Highlights of the two-year agreement:

  • Workers will increase their contributions toward retiree health care costs $10 per pay period or $260 annually to strengthen the plan’s sustainability, bringing in about $2.1 million annually.
  • New workers will have to work for a minimum of 15 years to qualify for retiree health benefit. A worker hired yesterday would have had to work for 10 years to be eligible for the benefit.
  • To prepare for health care reform, the county will collaborate with SEIU 521 to form Unit Based Teams across the county’s Health & Hospital System, ensuring frontline workers have direct input on the quality improvements affecting patient care.
  • Employees will share the cost of health premiums.
  • To address recruitment and retention issues, two lower steps of the salary schedule will be removed. This will directly help the county become competitive in developing a cutting edge workforce.
  • Members will receive a 2% annualized wage increase in the first year (which is implemented at 4% for a six month period effective December 23, 2013 and is decreased to 2% effective June 22, 2014) and a 3% wage increase in the second year.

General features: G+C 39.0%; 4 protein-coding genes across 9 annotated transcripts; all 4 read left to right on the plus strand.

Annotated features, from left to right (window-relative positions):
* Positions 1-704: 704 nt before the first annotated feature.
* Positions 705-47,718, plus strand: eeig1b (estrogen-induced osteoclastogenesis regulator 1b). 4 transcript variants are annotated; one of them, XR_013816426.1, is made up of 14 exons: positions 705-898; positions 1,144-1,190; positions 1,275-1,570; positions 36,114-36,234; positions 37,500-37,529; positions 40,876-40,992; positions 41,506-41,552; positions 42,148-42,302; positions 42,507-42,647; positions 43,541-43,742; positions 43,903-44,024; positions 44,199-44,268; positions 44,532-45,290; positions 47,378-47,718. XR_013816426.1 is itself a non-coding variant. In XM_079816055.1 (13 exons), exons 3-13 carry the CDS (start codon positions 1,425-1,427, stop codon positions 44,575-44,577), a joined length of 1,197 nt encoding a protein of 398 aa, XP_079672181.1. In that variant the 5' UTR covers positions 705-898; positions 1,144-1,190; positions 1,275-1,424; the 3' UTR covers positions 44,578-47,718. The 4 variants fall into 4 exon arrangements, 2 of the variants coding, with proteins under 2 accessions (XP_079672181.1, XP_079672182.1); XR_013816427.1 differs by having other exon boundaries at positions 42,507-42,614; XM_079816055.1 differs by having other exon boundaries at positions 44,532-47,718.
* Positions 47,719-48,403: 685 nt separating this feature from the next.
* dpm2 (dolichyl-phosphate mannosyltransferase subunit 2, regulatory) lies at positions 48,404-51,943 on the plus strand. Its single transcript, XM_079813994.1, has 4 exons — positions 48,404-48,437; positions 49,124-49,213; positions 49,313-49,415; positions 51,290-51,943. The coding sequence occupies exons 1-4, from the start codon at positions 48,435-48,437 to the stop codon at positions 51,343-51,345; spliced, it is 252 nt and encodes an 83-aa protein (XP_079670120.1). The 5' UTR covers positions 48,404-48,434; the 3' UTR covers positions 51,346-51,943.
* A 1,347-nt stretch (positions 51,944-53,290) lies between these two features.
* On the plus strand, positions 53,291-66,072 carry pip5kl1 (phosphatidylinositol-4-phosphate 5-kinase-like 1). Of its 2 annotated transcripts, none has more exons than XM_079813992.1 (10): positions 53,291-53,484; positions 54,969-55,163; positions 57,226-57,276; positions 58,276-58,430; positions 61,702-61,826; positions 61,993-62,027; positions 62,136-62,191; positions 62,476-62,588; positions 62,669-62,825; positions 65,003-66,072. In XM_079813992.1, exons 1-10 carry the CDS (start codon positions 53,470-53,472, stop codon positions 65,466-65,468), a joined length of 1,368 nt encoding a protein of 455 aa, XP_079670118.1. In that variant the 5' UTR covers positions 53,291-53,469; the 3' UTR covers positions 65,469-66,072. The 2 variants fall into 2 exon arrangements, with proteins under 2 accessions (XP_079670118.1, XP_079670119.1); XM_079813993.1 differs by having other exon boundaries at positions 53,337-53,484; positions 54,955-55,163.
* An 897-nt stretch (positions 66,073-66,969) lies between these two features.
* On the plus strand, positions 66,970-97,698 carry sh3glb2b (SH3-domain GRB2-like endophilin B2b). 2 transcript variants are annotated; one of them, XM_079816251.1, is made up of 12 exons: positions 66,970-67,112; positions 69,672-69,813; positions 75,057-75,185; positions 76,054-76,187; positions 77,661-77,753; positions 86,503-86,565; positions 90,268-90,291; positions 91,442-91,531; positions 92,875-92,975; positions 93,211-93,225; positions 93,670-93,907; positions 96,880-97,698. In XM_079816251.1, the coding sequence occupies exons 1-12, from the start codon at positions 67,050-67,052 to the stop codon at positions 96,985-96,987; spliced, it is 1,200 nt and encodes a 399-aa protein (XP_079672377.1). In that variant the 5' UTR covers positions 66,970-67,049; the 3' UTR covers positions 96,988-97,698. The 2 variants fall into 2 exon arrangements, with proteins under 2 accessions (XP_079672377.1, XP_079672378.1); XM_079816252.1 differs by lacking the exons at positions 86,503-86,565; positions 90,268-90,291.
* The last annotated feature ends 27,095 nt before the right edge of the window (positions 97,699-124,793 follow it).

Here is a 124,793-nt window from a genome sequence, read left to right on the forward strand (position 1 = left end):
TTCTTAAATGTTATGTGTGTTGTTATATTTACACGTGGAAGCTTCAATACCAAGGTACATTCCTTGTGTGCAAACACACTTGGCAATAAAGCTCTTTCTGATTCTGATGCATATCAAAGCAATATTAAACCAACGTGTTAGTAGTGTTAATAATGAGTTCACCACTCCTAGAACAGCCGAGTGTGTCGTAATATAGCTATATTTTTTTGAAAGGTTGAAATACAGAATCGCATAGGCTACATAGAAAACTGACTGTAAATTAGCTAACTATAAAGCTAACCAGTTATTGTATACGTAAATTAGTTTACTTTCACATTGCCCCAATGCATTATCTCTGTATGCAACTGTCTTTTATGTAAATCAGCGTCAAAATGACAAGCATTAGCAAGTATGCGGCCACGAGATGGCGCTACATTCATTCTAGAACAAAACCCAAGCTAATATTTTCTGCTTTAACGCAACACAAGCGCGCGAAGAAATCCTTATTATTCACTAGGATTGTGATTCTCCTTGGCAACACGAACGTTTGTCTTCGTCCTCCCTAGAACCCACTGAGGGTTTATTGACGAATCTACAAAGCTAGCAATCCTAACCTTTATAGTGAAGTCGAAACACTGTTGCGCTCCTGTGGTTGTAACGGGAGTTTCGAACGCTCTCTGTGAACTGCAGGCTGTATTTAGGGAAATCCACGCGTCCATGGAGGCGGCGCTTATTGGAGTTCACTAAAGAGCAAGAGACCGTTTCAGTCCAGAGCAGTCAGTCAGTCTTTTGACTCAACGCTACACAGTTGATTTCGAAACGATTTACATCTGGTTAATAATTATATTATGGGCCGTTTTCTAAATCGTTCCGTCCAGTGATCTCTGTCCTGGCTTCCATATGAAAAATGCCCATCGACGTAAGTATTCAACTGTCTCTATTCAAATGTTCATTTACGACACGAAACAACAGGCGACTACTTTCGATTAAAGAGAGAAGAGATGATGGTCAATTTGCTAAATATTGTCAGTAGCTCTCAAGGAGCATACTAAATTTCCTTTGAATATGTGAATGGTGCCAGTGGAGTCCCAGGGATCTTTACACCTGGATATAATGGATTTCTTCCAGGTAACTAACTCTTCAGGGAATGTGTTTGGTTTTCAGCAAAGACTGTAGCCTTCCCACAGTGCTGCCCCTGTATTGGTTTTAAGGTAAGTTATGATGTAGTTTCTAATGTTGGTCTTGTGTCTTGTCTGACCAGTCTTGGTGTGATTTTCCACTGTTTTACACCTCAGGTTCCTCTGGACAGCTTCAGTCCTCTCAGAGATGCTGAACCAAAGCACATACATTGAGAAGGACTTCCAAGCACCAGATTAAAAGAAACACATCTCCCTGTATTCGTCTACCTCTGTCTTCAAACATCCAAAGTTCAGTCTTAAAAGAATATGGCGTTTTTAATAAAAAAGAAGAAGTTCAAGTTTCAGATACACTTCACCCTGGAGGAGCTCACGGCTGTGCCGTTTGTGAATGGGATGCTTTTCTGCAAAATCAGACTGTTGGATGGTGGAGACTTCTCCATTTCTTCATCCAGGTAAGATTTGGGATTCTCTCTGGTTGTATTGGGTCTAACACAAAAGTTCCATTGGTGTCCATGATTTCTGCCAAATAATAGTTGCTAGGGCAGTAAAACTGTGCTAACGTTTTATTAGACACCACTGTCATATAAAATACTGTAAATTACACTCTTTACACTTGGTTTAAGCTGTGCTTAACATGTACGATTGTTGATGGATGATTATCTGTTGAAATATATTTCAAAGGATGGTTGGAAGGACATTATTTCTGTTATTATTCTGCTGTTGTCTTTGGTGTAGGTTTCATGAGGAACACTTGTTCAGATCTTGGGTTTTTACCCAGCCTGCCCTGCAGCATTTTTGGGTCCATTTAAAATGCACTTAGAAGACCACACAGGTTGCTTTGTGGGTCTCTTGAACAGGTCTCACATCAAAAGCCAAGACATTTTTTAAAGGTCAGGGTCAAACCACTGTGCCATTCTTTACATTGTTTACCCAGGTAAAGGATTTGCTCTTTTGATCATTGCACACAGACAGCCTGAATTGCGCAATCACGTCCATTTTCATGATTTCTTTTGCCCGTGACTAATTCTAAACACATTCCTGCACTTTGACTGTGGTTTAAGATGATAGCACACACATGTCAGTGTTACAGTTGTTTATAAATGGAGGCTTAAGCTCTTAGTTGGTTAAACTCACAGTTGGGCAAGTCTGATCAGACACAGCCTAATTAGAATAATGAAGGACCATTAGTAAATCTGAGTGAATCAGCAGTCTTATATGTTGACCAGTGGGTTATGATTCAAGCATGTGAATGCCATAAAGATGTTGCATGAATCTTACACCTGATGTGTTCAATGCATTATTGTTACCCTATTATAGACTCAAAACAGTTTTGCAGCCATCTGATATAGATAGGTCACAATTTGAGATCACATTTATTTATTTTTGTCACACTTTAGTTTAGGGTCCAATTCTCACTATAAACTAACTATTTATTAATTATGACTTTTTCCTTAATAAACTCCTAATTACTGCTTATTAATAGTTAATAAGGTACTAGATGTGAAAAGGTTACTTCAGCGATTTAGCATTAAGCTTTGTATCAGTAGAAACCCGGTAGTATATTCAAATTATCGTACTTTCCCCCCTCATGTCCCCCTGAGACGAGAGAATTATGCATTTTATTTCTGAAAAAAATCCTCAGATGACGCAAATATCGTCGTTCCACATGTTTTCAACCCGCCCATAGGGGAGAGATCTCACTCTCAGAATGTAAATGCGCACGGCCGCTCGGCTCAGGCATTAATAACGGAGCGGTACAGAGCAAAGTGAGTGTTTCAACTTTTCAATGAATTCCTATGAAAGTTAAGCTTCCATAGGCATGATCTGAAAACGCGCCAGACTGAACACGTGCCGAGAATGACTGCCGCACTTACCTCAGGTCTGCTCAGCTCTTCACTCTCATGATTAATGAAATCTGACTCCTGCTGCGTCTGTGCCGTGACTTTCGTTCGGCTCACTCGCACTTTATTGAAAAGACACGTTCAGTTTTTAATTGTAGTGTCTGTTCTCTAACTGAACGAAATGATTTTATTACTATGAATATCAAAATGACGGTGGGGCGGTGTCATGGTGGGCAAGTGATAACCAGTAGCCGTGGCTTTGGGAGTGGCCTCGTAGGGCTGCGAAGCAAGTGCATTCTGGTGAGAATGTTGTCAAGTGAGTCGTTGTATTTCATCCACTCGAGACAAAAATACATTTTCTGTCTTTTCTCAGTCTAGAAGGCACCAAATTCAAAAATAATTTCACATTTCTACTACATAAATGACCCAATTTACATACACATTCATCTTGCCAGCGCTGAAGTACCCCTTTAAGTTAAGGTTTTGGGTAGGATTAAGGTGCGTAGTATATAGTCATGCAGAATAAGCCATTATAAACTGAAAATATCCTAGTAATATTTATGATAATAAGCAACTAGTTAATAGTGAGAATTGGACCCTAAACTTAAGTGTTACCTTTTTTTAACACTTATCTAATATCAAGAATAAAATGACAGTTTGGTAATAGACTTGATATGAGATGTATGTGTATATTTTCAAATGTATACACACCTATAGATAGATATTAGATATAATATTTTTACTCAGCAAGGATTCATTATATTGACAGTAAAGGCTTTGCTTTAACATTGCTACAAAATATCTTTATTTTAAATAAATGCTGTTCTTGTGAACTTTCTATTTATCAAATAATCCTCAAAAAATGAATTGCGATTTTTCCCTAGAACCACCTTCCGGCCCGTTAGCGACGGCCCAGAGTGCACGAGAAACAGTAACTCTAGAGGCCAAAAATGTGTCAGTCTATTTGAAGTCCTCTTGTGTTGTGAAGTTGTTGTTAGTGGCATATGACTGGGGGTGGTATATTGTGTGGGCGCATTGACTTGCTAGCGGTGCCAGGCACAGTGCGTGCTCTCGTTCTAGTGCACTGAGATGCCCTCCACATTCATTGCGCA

“We came into negotiations focused on preserving and enhancing quality public services,” said wRen Bradley, Chapter President of SEIU Local 521 Santa Clara County. “We knew the only way we could keep Santa Clara County strong was to ensure county services did not suffer. We will continue to do everything we can to develop a cutting edge work force especially as we implement the Affordable Care Act.”

The Agreement will go the Board of Supervisors for approval on September 10, 2013.

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One Response to “County and SEIU 521 Reach Agreement”

  1. Dan Fiorenza says:

    I am grateful and recognize all the long hours and unpaid time that the